The Liberal Party’s shock win in this month’s Federal election has been welcomed by the boss of Jaguar Land Rover Australia, who has cited the result as a trigger for a possible sales turnaround.
New-vehicle sales in Australia have slumped to their lowest levels since 2012 in recent months, the market down 8.9 per cent year-on-year as uncertainty swirled around the May 18 election decision.
Incumbent Prime Minister Scott Morrison’s win at the polls – against the backdrop over a well-publicised scare campaign on Labor taxes and policies – has been lauded as a major boost for the Australian car industry by JLR boss Mark Cameron.
“For our industry – and I’m not being party political here – but last week’s election result was the best result we could have hoped for – the current government remaining in power and a bit of confidence maybe returning,” Cameron told journalists this week.
Luxury car sales have been hardest hit this year, with small and large cars down 30 per cent, medium cars down 12 per cent, upper large cars down 80 per cent, medium SUVs down 10 per cent and large SUVs down 24 per cent.
But JLR is already seeing a post-election turnaround.
“Last week we measured our enquiry levels, as we do every week. The last seven days we had the highest level of enquiries that we’ve seen all year,” said Cameron.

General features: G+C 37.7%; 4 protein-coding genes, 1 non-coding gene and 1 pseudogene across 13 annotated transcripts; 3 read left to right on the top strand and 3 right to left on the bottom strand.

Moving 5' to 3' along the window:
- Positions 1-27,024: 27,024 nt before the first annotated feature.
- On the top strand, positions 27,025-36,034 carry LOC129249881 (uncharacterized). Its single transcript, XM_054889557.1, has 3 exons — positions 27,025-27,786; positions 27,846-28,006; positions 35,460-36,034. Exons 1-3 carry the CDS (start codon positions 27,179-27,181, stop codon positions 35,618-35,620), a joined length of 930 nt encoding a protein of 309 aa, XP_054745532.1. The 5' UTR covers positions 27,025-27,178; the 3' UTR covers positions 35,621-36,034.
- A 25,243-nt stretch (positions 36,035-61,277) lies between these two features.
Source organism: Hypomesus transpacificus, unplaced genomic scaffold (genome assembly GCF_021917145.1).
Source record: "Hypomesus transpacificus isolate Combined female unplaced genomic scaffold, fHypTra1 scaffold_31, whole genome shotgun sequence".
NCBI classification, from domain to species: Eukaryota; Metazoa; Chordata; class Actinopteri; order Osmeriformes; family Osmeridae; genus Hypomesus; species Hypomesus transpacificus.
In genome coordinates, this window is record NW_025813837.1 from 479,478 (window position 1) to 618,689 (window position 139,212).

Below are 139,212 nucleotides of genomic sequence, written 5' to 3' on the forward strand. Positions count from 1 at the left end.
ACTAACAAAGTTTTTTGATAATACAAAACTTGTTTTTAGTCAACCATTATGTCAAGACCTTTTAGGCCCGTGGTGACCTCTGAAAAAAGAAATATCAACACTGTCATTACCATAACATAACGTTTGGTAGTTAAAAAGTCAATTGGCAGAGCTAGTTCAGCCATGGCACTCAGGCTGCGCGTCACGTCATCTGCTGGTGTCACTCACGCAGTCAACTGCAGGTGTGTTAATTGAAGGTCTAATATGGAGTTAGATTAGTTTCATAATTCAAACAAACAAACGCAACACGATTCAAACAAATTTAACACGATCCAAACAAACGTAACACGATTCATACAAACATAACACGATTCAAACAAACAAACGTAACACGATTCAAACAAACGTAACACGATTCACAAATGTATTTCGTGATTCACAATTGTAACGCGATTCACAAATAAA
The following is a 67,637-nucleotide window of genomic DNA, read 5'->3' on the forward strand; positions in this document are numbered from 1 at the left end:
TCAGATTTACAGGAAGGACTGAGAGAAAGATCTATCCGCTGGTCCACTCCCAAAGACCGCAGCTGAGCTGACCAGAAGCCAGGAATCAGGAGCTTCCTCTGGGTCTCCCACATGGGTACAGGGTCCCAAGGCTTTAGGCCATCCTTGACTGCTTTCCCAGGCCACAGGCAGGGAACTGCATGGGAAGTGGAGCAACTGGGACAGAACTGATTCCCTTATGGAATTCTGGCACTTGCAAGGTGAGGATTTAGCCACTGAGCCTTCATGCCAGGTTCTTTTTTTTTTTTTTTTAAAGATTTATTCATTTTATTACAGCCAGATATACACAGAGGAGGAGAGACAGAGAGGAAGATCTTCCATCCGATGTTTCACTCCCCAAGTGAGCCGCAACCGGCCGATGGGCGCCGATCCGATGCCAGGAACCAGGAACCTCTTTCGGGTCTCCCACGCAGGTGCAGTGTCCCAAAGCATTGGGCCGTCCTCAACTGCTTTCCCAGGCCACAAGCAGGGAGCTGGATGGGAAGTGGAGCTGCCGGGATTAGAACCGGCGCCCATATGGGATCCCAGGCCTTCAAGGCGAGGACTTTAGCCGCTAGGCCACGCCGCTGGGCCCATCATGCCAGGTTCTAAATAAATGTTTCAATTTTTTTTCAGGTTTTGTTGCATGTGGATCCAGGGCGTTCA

“If that’s an immediate barometer of confidence returning – people were maybe holding off and seeing who was in power and what taxation affect that might have on their own personal income -- that’s probably a good indication.
“But, green shoots… one swallow doesn’t make a summer and all that. Hopefully, we’ll see a return in confidence and the business pick up, especially in the luxury segment.”
Cameron conceded car-makers were still up against “a few industry headwinds” headlined by real wage growth, a squeeze on credit and too much stock on the market.
Irrespective of government, they could soon be under more emissions pressure too. The Coalition, Labor and the Greens have all committed to electric vehicle policies in some form or another – the Liberals more of a fineprint statement than grandstanding.
Jaguar Land Rover has endured mixed fortunes in Australia of late: Jaguar sales are up 26 per cent year-to-date, while Land Rover sales are down 17 per cent.
Elsewhere, the rest of the luxury market has felt the squeeze, with Mercedes-Benz down 15.1 per cent, Audi down 27 per cent and BMW down 4.2 per cent all behind in their year-to-date totals.
“My personal view is that, whether we get a rate cut coming up with the Coalition still in power, together with the bottoming out of the house prices and relaxation in credit … in the second half of this year we’ll start to see improvement.”